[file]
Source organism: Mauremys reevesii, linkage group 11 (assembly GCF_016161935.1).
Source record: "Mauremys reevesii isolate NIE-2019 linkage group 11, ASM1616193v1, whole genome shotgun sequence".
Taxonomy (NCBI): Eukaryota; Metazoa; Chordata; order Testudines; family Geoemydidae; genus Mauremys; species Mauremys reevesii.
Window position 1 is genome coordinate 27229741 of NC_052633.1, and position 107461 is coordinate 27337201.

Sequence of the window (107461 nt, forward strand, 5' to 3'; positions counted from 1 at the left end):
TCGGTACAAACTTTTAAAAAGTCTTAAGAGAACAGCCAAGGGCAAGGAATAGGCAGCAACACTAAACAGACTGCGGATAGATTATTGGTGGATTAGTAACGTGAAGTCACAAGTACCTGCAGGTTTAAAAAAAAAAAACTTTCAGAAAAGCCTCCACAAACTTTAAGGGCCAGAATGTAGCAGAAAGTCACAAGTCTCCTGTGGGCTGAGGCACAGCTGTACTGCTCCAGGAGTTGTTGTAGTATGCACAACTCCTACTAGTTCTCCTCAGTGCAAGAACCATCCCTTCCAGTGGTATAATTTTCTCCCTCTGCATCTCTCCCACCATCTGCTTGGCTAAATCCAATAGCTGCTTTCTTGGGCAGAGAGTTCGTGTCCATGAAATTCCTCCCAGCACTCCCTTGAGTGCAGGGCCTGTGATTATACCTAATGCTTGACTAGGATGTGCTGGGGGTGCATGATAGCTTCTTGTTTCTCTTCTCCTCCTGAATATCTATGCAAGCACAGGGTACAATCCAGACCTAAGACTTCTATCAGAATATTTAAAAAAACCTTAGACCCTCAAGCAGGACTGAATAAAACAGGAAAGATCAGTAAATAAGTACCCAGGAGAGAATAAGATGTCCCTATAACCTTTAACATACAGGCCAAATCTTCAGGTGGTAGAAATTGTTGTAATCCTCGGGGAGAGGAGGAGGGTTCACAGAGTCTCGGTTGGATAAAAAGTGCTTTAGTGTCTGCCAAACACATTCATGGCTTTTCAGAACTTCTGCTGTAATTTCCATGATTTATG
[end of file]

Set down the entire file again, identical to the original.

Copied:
Source organism: Mauremys reevesii, linkage group 11 (assembly GCF_016161935.1).
Source record: "Mauremys reevesii isolate NIE-2019 linkage group 11, ASM1616193v1, whole genome shotgun sequence".
Taxonomy (NCBI): Eukaryota; Metazoa; Chordata; order Testudines; family Geoemydidae; genus Mauremys; species Mauremys reevesii.
Window position 1 is genome coordinate 27229741 of NC_052633.1, and position 107461 is coordinate 27337201.

Sequence of the window (107461 nt, forward strand, 5' to 3'; positions counted from 1 at the left end):
TCGGTACAAACTTTTAAAAAGTCTTAAGAGAACAGCCAAGGGCAAGGAATAGGCAGCAACACTAAACAGACTGCGGATAGATTATTGGTGGATTAGTAACGTGAAGTCACAAGTACCTGCAGGTTTAAAAAAAAAAAACTTTCAGAAAAGCCTCCACAAACTTTAAGGGCCAGAATGTAGCAGAAAGTCACAAGTCTCCTGTGGGCTGAGGCACAGCTGTACTGCTCCAGGAGTTGTTGTAGTATGCACAACTCCTACTAGTTCTCCTCAGTGCAAGAACCATCCCTTCCAGTGGTATAATTTTCTCCCTCTGCATCTCTCCCACCATCTGCTTGGCTAAATCCAATAGCTGCTTTCTTGGGCAGAGAGTTCGTGTCCATGAAATTCCTCCCAGCACTCCCTTGAGTGCAGGGCCTGTGATTATACCTAATGCTTGACTAGGATGTGCTGGGGGTGCATGATAGCTTCTTGTTTCTCTTCTCCTCCTGAATATCTATGCAAGCACAGGGTACAATCCAGACCTAAGACTTCTATCAGAATATTTAAAAAAACCTTAGACCCTCAAGCAGGACTGAATAAAACAGGAAAGATCAGTAAATAAGTACCCAGGAGAGAATAAGATGTCCCTATAACCTTTAACATACAGGCCAAATCTTCAGGTGGTAGAAATTGTTGTAATCCTCGGGGAGAGGAGGAGGGTTCACAGAGTCTCGGTTGGATAAAAAGTGCTTTAGTGTCTGCCAAACACATTCATGGCTTTTCAGAACTTCTGCTGTAATTTCCATGATTTATG